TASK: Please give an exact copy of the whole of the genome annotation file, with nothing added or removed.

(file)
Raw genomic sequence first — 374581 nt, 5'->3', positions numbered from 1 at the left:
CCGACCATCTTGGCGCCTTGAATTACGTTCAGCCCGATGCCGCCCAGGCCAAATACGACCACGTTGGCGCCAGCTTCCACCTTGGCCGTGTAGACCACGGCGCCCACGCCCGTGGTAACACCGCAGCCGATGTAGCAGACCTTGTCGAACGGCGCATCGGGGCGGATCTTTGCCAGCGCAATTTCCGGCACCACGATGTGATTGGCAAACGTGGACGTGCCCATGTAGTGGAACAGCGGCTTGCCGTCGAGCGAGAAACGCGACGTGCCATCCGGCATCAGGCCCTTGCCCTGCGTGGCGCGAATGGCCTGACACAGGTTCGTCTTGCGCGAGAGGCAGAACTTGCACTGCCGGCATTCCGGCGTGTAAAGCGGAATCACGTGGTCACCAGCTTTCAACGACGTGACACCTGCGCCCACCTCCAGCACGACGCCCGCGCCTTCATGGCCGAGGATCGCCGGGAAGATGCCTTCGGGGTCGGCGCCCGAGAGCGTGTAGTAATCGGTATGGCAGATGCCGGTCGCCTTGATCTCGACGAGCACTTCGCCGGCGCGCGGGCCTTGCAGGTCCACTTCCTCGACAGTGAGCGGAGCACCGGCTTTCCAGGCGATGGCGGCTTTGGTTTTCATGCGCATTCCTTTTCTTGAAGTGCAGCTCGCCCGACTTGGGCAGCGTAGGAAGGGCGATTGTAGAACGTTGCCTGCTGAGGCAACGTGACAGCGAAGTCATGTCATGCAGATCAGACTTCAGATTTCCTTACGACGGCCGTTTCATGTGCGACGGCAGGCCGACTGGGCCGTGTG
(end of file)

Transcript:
Raw genomic sequence first — 374581 nt, 5'->3', positions numbered from 1 at the left:
CCGACCATCTTGGCGCCTTGAATTACGTTCAGCCCGATGCCGCCCAGGCCAAATACGACCACGTTGGCGCCAGCTTCCACCTTGGCCGTGTAGACCACGGCGCCCACGCCCGTGGTAACACCGCAGCCGATGTAGCAGACCTTGTCGAACGGCGCATCGGGGCGGATCTTTGCCAGCGCAATTTCCGGCACCACGATGTGATTGGCAAACGTGGACGTGCCCATGTAGTGGAACAGCGGCTTGCCGTCGAGCGAGAAACGCGACGTGCCATCCGGCATCAGGCCCTTGCCCTGCGTGGCGCGAATGGCCTGACACAGGTTCGTCTTGCGCGAGAGGCAGAACTTGCACTGCCGGCATTCCGGCGTGTAAAGCGGAATCACGTGGTCACCAGCTTTCAACGACGTGACACCTGCGCCCACCTCCAGCACGACGCCCGCGCCTTCATGGCCGAGGATCGCCGGGAAGATGCCTTCGGGGTCGGCGCCCGAGAGCGTGTAGTAATCGGTATGGCAGATGCCGGTCGCCTTGATCTCGACGAGCACTTCGCCGGCGCGCGGGCCTTGCAGGTCCACTTCCTCGACAGTGAGCGGAGCACCGGCTTTCCAGGCGATGGCGGCTTTGGTTTTCATGCGCATTCCTTTTCTTGAAGTGCAGCTCGCCCGACTTGGGCAGCGTAGGAAGGGCGATTGTAGAACGTTGCCTGCTGAGGCAACGTGACAGCGAAGTCATGTCATGCAGATCAGACTTCAGATTTCCTTACGACGGCCGTTTCATGTGCGACGGCAGGCCGACTGGGCCGTGTG